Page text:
(Photo: Taken last week in the cemetery at Mundelein Seminary)
Although the grounds at Mundelein Seminary are visited by thousands of people every year, not many people know that there is a cemetery there, tucked behind the faculty residence building on the private side of campus. There are not very many people there – maybe only 20 or so – and the majority of these did not arrive in the cemetery as the result of long and happy lives.
Most people are at least familiar with the tragic car accident on campus in 2005, in which two seminarians were killed on the feast of Our Lady of Sorrows; a mosaic of Mary now marks the spot of the crash and memorials of the seminarians were placed in the cemetery (their graves are located in their home dioceses). Some seminarians died as the result of sickness, some as young as 19. The grave of Terrence Cahill, who died on St. Mary’s Lake in a boating accident in 1943, was always a special place for me (and is a story that is the basis of several of the ghost stories at the seminary).
Some did arrive at the Mundelein cemetery after longer lives of ministry to the Church: Dr. Lorraine Olley-Eustice, who was the Seminary Librarian, died of cancer while I was a student and is buried there; Monsignor Reynold Hillenbrand, an extremely influential seminary rectory and Chicago priest, was buried there after this death in 1979.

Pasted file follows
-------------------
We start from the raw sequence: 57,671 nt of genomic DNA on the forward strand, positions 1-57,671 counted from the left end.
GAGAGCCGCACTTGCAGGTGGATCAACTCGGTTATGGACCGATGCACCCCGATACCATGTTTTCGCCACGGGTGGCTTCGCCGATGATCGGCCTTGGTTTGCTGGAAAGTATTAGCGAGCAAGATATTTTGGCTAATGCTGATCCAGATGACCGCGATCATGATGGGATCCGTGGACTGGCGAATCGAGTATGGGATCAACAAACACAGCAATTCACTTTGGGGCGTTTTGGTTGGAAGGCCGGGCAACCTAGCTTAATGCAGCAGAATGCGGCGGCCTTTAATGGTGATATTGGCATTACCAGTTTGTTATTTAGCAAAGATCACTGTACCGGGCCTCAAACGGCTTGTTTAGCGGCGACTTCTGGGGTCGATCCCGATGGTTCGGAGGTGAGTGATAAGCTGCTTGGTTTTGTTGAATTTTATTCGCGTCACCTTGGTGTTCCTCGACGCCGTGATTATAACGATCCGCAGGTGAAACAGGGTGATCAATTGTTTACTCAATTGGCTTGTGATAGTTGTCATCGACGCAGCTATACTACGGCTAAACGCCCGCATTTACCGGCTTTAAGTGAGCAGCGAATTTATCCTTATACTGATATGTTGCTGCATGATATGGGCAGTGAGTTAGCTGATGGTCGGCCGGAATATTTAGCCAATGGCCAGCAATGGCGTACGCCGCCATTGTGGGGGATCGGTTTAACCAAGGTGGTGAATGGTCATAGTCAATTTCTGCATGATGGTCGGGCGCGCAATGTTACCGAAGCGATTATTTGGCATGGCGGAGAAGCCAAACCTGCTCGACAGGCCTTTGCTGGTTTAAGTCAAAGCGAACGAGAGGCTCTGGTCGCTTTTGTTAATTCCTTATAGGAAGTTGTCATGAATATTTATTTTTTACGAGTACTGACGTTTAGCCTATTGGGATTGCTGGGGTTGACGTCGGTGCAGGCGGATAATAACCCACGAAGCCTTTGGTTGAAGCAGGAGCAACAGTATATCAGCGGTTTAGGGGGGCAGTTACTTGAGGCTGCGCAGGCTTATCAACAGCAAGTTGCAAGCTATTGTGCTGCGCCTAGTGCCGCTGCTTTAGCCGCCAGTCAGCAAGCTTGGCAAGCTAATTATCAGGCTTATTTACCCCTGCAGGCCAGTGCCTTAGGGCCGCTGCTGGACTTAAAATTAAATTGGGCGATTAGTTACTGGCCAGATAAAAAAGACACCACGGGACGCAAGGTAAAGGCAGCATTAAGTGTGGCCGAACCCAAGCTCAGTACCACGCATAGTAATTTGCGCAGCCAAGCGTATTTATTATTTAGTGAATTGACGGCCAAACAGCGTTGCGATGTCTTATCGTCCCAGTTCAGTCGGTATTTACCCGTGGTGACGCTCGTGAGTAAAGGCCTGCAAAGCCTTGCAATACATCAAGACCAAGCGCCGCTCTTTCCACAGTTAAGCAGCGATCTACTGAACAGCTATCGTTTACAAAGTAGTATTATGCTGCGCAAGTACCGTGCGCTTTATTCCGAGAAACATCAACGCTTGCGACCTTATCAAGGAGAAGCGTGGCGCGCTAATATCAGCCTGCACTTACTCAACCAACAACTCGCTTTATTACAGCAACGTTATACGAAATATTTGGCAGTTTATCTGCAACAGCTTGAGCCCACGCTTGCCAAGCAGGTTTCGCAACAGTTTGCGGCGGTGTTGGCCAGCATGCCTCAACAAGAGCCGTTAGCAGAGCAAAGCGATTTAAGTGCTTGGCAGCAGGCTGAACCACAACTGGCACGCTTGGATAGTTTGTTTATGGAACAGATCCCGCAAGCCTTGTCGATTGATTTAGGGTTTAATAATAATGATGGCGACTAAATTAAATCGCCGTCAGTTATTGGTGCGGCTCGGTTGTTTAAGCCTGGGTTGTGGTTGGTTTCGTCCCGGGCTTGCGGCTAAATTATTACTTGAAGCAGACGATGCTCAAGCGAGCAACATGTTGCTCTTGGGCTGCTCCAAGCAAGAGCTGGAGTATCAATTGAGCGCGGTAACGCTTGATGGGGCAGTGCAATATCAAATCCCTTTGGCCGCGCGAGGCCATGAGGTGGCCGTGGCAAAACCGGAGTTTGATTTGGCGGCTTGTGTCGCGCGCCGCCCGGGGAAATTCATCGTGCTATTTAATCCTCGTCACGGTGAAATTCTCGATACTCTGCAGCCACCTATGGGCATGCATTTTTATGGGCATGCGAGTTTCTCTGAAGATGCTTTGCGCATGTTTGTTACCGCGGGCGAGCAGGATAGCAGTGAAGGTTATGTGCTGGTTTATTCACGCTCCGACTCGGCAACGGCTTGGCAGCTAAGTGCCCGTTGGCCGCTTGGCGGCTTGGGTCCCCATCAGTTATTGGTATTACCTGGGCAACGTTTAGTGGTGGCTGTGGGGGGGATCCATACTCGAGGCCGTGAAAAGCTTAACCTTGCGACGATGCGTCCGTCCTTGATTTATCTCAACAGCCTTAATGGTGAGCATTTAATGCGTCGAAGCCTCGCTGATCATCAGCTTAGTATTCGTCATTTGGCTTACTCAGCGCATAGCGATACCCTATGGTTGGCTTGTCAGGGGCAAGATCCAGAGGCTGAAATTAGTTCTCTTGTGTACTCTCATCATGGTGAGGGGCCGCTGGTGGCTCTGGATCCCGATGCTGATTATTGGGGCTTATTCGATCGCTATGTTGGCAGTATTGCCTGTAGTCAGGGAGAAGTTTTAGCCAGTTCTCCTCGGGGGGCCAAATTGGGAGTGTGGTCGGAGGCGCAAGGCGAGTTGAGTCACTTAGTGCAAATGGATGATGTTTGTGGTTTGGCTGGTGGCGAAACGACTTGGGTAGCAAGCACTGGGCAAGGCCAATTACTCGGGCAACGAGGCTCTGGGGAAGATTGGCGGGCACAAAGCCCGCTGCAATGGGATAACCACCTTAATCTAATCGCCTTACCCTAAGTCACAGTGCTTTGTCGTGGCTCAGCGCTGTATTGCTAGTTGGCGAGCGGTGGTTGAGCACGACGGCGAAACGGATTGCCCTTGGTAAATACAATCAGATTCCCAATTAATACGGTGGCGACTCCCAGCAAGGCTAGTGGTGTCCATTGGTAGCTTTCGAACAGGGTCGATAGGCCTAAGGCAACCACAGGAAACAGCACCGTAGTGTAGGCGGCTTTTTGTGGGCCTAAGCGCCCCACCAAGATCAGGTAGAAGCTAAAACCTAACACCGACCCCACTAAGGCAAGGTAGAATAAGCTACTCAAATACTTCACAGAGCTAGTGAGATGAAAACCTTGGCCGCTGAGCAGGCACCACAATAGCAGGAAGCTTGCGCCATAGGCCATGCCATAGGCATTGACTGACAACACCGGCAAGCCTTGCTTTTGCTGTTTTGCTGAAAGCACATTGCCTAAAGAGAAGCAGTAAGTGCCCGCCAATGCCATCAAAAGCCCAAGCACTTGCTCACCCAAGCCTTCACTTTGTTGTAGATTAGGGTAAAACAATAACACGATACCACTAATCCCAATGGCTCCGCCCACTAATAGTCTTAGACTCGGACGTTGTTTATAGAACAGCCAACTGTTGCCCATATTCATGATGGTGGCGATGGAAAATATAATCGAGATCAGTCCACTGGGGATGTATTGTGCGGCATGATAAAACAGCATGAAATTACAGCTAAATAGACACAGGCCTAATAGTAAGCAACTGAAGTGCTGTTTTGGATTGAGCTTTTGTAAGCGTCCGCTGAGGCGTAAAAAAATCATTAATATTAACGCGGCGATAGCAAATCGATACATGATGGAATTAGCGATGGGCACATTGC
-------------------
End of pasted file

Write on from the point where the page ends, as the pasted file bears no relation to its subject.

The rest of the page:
The focal point of the cemetery is a larger than life statue of an angel, standing ready and keeping watch, with trumpet in hand, ready for the Lord’s command to sound the trumpet on the day of the resurrection. The angel stands over the grave of Albery Gregory Cardinal Meyer, the 5th Archbishop of Chicago, who served here from 1958 until his death in 1965.
His Episcopal Arms is at the top of his tomb, and as you see above, poking through the winter snow, is his motto: Adveniat Regnum Tuum, Latin for “Thy Kingdom Come.”
I bring up the cemetery, especially Cardinal Meyer’s tomb, because the second reading from 1 Corinthians 15 features Paul’s strongest teaching on the centrality of the Jesus’ bodily resurrection. He essentially says, “Look, either Jesus was raised from the dead or he wasn’t. If he wasn’t raised, this whole thing falls apart; there is no forgiveness, there is no eternal life, and our faith has been a complete waste.” He even says that to profess the resurrection if it never actually happened is to “perjure ourselves before God.” (Check out 1 Cor. 15:12-20)
But I think those three words poking through the snow says everything about Christian hope. The chill and seemingly unyielding power of death is no match against the power of Jesus’ victory over sin and death; and like Cardinal Meyer, Terrence Cahill, Lorraine Olley, we can live a life of freedom and confidence that His Kingdom one day really will come, and that the graves will be opened and the dead will rise.
Listen to my homily from this weekend for some good reminders about the resurrection of Jesus, and about how this pivotal moment in history changes absolutely about the way we live and relate with each other, with ourselves, and with God.